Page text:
Random thermal fluctuations in magnetic memory can be harnessed to reduce the energy required to store information, according to an experiment reported in the current issue of Physical Review Letters. The development could lead to computer memory that operates at significantly lower power than conventional devices. Markus Mnzenberg of Universitt Gttingen and Jagadeesh Moodera of MIT describe the potential route to greener magnetic memory in a Viewpoint in the latest issue of APS Physics (physics.aps.org).
Heat is usually a problem when it comes to storing digital data. At the microscopic level, the molecules and atoms of anything at a temperature above absolute zero are in constant motion. Because magnetic memory relies on controlling and measuring the orientation of tiny magnetic particles, the jostling that comes about as components warm up can potentially scramble data. Thermal issues are a major concern as researchers build increasingly dense and fast magnetic memory. But heat isn't entirely bad, according to a collaboration of Italian and American physicists that has shown that random thermal motions can be helpful for writing magnetic data. Essentially, they found that applying an electrical current that should be too modest to record data can still be effective for writing information because thermal motion gives an added boost to help orient magnetic particles.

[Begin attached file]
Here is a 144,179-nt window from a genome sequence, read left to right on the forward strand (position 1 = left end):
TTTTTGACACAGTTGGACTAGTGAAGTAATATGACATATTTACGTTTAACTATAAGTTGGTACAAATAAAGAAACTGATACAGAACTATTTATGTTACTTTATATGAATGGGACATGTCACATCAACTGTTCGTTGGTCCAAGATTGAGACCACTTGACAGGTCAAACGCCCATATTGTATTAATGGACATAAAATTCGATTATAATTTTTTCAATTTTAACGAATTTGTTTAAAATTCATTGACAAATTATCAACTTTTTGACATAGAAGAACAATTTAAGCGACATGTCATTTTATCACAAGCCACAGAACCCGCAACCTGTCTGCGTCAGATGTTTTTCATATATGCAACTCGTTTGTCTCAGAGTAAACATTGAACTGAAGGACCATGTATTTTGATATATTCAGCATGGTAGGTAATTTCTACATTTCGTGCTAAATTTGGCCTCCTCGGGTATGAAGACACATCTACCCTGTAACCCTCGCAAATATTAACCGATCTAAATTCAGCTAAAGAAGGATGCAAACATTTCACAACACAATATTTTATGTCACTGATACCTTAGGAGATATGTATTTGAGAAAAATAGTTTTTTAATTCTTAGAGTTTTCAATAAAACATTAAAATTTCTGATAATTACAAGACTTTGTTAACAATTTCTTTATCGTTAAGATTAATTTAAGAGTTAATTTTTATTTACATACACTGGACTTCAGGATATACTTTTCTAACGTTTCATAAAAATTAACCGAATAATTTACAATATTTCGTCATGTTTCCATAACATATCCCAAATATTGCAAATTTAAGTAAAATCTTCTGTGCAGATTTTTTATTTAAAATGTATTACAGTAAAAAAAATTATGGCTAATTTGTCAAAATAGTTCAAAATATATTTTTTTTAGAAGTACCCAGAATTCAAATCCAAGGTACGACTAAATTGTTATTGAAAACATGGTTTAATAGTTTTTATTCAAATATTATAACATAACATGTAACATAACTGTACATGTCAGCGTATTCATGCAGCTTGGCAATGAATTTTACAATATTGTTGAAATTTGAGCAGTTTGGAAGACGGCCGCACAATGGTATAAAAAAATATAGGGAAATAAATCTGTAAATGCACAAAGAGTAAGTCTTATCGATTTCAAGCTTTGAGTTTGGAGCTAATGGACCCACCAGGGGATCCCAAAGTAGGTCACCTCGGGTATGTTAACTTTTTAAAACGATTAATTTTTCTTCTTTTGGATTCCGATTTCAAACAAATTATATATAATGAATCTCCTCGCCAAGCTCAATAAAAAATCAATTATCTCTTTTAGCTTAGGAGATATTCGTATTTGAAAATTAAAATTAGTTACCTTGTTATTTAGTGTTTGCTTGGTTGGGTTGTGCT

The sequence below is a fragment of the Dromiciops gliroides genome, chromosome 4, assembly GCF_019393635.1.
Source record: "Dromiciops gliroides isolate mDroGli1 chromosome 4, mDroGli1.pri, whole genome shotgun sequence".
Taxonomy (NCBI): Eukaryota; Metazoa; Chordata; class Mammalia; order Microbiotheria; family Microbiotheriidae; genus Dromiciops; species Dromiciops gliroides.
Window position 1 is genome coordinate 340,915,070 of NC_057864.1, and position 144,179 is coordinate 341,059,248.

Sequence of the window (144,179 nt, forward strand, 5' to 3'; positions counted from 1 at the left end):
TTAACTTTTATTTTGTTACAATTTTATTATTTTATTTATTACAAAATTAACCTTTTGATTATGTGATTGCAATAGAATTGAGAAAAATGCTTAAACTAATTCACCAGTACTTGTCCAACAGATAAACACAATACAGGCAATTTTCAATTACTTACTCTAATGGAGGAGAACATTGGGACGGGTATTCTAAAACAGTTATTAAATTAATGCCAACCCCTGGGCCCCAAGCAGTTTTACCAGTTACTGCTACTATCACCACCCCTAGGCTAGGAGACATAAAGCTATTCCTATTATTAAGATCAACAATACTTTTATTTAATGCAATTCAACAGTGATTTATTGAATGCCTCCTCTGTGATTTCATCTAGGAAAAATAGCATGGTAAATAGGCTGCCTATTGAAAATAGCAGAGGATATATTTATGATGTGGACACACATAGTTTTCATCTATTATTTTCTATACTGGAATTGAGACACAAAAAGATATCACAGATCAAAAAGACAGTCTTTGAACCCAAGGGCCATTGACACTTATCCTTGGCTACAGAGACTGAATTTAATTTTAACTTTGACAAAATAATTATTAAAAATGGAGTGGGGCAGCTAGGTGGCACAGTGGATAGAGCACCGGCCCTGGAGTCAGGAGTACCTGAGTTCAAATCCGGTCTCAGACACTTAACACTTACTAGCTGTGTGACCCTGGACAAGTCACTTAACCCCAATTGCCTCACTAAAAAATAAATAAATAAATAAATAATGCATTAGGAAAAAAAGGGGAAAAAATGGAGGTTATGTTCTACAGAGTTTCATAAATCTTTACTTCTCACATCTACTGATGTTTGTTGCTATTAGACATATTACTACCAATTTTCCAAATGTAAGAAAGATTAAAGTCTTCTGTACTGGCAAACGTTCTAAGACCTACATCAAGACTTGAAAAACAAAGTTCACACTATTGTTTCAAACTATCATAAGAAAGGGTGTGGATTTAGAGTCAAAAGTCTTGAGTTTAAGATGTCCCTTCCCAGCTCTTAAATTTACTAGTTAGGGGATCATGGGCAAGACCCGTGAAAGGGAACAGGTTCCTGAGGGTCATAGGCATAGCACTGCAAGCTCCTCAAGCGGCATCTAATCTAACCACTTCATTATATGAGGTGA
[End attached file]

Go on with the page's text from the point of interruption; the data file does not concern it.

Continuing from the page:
The researchers confirmed the effect by measuring magnetic fluctuations as the particles that make up memory were being aligned. Thermal motions are random, which in turn causes random variations in the amount of time it takes for magnetic particles to line up. The fact that alignment times ranged from one to a hundred billionths of a second made it clear that random, temperature-dependent motion must be at work in helping to flip the particles.
The experimental confirmation of the thermal effects on magnetic memory points the way to new, thermally-assisted data writing schemes. The advances could reduce the power required to store information, potentially helping to ensure that future PCs are increasingly green machines.
|Contact: James Riordon|
American Physical Society